Earlier in the week I mentioned that I had picked up some bags of Moghrabia from a middle-eastern food shop on the Cowley Road in Oxford. You don’t see Moghrabia very often in your local Sainsbury so if I spot some bags on a shelf I like to stock up. Earlier this year I bought five kilos from a shop on Edgeware Road.

I first came across recipes for Moghrabia or Moghrabieh in the first Ottolenghi cookbook. It is also known as giant couscous and that is basically what it is, made out of durum wheat and water and dried to a small hard nut. Like couscous it is a food of the Middle East but it features in cooking along the North African coast.  You are most likely to come across recipes for it books of Lebanese or Morroccan cooking.

Shortly after I was given the Ottolenghi book for Christmas we went to Australia for the first time and I came across Moghrabia on a menu in a restaurant in Melbourne. It was our first lunch in Australia have flown the night before over  25 hours in a plane. We had been up early and had spent the morning walking around the city in a daze. Bar Lourinha was the first mention in the guide book and although it was a further walk out of the centre we headed there for lunch.

It was mid afternoon by the time that we got there and and we took our seats at one of the high tables. Having had my curiosity piqued by the mention of Moghrabia in the Ottoleghi book I was obliged to order it when I saw it on the menu. It was served with a lamb stew and was delicious – small nuggets of forgiving pasta that took up the juices of the stew. When we got back to Sarah’s later that afternoon she told us we had been lucky to get a table at Bar Lourinha as it was normally packed at lunch time.

Back at home in England I was determined to track down a source for Moghrabia. On the internent I came acrss a site that specialised in Morrocccan food and was able to order a supply from there but it was expensive. Matta’s Bold Street would sometimes have it but only in small 500gr bags. So I was very happy when I came across the shop on the Edgeware Road that had countless bags of it on its shelves and even more pleased when I found it in Oxford last week.

I will have to speak to the people who look after The International Store on Oxton Road to see if they can get it in.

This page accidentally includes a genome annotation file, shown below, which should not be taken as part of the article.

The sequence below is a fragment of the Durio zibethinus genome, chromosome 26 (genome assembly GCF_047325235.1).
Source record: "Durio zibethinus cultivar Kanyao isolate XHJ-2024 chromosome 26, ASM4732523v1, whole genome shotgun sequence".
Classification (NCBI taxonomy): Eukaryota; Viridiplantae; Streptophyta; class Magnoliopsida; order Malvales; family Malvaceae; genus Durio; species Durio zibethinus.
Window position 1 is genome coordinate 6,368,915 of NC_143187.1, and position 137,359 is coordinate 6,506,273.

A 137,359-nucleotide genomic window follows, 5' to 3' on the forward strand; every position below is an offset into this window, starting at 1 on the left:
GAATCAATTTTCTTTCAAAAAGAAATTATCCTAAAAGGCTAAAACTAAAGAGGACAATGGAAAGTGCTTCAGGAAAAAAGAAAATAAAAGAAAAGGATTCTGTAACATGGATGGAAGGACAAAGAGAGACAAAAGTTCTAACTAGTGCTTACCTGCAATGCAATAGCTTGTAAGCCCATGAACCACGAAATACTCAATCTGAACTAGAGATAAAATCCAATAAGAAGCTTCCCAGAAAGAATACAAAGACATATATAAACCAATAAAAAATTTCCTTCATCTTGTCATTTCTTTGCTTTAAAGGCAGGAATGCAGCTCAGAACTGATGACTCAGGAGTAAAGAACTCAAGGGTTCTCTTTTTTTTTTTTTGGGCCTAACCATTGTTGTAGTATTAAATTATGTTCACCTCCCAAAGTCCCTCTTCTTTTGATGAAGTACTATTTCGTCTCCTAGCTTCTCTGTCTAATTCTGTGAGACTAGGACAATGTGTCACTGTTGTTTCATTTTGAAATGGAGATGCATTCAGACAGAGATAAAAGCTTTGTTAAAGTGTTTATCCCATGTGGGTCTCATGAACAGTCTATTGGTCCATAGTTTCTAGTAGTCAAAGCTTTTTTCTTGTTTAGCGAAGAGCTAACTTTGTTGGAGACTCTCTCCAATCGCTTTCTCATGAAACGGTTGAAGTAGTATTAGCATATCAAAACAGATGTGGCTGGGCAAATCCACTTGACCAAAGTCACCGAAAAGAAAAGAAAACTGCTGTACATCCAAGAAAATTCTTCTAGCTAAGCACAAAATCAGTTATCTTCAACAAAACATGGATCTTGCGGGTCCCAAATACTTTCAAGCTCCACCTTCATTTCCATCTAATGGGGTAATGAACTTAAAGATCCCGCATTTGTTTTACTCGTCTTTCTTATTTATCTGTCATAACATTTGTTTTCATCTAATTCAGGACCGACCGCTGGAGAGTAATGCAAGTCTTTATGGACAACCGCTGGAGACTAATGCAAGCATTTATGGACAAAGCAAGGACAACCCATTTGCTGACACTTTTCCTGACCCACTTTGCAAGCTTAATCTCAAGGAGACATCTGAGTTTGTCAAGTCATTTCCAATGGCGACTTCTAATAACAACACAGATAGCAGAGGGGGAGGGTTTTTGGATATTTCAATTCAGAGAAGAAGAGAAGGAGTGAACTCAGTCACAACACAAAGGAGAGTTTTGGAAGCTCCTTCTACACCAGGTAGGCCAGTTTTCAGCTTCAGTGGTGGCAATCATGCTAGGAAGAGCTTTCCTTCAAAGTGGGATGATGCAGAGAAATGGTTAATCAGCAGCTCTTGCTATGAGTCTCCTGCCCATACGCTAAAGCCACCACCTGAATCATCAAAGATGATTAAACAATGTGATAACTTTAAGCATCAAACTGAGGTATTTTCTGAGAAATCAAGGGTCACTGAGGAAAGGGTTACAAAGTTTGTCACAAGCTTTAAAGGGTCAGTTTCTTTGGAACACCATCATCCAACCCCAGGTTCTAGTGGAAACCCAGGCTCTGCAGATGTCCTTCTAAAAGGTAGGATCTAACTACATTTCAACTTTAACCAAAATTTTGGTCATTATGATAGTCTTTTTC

We had Moghrabia last night. I made one of the recipes I had seen in the Ottolenghi book – barbecued quail with mograbiah salad. I substituted the quail with chicken as I knew that quail would be too much to get past the children. It was all very simple. I started by making the marinade in a large heavy pestle and mortar. Cumin seeds, ground cinnamon, cardamon pods, all spice berries, tumeric, paprika and salt were all ground to a fine powder before I added garlic, ginger honey and olive oil. Once this was thoroughly mixed it was slathered over a chopped chicken. A vegetarian option was made by chopped aubergines and peppers being mixed with the same marinade.

It is not necessary to cook Moghrabia. All it needs is to left to soak for half a day. The small hard nuts take up the moisture and expand, softening but retaining some bite. As an alternative you can boil them for a few minutes but you need to be careful not to overcook them.

Once we were almost ready to eat the chicken pieces went into a hot oven for 40 minutes. The Aubergine and peppers followed 15 minutes later. To make the salad I chopped some good handfuls of parsley and coriander which was then stirred into the Moghrabia together a good squeeze of lemon juice, the half dozen red tomatoes I had rescued from the greenhouse and more oilive oil. I heated this in a pan before we ate it with the chicken and vegetables.

There are still about 5 large bags of Moghrabia in the basement which should hopefully do me until I next come across it.

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